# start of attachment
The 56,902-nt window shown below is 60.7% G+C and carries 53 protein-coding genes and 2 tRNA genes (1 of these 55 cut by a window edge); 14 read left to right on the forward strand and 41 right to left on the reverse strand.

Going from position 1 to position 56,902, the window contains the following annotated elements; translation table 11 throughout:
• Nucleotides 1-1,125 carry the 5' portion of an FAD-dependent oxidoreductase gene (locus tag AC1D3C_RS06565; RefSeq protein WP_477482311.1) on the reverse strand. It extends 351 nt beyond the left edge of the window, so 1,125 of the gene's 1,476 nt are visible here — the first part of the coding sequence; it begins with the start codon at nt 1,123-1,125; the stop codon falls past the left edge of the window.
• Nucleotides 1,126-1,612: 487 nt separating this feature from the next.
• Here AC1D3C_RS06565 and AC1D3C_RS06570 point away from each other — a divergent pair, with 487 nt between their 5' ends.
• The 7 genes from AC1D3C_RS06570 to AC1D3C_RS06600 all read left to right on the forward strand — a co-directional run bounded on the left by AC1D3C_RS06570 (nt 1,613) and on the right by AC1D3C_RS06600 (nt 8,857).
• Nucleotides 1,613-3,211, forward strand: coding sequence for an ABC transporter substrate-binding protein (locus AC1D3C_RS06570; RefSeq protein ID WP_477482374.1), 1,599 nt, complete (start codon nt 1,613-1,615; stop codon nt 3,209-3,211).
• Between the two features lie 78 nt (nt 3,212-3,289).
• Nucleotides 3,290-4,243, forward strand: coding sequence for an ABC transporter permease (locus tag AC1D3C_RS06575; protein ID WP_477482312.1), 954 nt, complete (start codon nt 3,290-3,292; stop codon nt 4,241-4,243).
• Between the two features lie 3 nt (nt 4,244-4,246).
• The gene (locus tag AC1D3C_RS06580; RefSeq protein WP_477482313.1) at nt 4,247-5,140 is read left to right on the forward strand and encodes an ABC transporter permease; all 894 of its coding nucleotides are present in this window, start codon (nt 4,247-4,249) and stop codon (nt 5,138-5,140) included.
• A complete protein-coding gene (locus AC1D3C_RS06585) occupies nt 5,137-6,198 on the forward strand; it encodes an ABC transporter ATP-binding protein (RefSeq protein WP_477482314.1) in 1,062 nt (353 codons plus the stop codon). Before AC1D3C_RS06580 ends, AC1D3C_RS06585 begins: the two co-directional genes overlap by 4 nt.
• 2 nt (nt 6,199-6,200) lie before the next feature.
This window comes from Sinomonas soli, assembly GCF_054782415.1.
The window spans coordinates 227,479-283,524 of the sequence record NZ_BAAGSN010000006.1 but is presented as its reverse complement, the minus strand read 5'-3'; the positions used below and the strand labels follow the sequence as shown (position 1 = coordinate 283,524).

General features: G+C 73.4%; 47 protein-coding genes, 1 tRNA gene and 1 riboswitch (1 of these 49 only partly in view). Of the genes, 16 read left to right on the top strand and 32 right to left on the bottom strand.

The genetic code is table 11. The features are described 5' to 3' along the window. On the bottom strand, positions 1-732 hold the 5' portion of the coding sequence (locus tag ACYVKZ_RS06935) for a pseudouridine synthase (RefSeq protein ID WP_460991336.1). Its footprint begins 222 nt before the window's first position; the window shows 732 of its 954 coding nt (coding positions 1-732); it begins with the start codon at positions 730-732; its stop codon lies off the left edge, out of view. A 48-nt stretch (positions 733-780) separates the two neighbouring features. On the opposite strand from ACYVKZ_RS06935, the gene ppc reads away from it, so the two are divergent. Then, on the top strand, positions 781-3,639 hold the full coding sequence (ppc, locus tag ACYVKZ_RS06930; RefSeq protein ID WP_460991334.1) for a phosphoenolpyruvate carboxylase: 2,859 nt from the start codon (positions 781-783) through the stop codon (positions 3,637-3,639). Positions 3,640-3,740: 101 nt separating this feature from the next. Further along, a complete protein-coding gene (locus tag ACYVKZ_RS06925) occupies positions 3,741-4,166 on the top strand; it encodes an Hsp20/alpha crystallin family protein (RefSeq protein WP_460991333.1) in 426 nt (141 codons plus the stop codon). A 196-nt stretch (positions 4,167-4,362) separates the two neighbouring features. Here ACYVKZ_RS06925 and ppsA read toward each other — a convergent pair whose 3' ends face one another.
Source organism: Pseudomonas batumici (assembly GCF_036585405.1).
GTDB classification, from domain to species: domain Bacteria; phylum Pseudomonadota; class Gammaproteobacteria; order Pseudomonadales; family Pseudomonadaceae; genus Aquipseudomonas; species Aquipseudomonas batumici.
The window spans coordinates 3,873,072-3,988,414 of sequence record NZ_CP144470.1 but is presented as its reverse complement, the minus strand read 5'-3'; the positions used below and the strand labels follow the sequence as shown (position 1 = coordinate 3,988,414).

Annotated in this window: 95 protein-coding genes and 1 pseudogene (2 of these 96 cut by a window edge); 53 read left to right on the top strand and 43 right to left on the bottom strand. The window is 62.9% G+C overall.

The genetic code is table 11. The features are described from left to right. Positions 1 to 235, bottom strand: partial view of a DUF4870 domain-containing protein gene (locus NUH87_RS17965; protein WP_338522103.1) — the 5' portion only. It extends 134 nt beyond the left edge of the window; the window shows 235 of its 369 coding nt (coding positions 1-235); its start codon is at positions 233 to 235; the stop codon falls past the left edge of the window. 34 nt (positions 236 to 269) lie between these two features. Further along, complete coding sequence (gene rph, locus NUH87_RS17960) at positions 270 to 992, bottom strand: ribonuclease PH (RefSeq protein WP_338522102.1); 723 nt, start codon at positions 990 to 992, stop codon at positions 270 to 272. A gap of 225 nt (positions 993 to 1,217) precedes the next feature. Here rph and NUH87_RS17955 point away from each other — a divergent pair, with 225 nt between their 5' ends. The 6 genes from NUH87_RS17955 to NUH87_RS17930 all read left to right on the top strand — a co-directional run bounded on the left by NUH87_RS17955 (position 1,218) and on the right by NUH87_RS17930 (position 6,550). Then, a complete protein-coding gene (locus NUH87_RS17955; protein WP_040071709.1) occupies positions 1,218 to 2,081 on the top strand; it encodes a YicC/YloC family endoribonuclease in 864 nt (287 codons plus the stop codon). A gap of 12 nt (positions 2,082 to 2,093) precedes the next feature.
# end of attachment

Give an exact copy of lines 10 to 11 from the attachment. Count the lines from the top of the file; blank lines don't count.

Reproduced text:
• Between the two features lie 3 nt (nt 4,244-4,246).
• The gene (locus tag AC1D3C_RS06580; RefSeq protein WP_477482313.1) at nt 4,247-5,140 is read left to right on the forward strand and encodes an ABC transporter permease; all 894 of its coding nucleotides are present in this window, start codon (nt 4,247-4,249) and stop codon (nt 5,138-5,140) included.